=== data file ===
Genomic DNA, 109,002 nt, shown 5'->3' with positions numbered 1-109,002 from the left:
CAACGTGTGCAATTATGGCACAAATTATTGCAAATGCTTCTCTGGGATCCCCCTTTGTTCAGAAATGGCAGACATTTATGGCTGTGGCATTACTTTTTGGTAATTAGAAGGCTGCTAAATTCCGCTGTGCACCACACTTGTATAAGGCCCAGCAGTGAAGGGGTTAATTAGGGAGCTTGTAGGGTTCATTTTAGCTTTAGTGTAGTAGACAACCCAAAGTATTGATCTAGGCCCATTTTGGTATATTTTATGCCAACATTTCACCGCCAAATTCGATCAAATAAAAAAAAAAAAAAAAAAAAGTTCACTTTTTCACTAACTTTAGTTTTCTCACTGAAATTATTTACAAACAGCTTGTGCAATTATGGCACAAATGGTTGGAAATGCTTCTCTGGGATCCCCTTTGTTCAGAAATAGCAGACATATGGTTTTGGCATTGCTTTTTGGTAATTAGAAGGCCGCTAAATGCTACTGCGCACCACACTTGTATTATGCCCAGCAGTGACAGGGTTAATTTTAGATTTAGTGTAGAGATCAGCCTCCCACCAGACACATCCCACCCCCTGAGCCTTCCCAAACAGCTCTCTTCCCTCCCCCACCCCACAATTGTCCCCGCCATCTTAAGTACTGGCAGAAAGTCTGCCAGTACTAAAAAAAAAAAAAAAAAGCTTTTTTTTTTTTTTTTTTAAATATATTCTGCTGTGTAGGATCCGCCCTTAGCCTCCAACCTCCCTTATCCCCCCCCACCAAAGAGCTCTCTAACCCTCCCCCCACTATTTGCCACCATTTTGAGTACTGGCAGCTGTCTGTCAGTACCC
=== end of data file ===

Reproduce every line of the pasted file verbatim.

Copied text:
Genomic DNA, 109,002 nt, shown 5'->3' with positions numbered 1-109,002 from the left:
CAACGTGTGCAATTATGGCACAAATTATTGCAAATGCTTCTCTGGGATCCCCCTTTGTTCAGAAATGGCAGACATTTATGGCTGTGGCATTACTTTTTGGTAATTAGAAGGCTGCTAAATTCCGCTGTGCACCACACTTGTATAAGGCCCAGCAGTGAAGGGGTTAATTAGGGAGCTTGTAGGGTTCATTTTAGCTTTAGTGTAGTAGACAACCCAAAGTATTGATCTAGGCCCATTTTGGTATATTTTATGCCAACATTTCACCGCCAAATTCGATCAAATAAAAAAAAAAAAAAAAAAAAGTTCACTTTTTCACTAACTTTAGTTTTCTCACTGAAATTATTTACAAACAGCTTGTGCAATTATGGCACAAATGGTTGGAAATGCTTCTCTGGGATCCCCTTTGTTCAGAAATAGCAGACATATGGTTTTGGCATTGCTTTTTGGTAATTAGAAGGCCGCTAAATGCTACTGCGCACCACACTTGTATTATGCCCAGCAGTGACAGGGTTAATTTTAGATTTAGTGTAGAGATCAGCCTCCCACCAGACACATCCCACCCCCTGAGCCTTCCCAAACAGCTCTCTTCCCTCCCCCACCCCACAATTGTCCCCGCCATCTTAAGTACTGGCAGAAAGTCTGCCAGTACTAAAAAAAAAAAAAAAAAGCTTTTTTTTTTTTTTTTTTAAATATATTCTGCTGTGTAGGATCCGCCCTTAGCCTCCAACCTCCCTTATCCCCCCCCACCAAAGAGCTCTCTAACCCTCCCCCCACTATTTGCCACCATTTTGAGTACTGGCAGCTGTCTGTCAGTACCC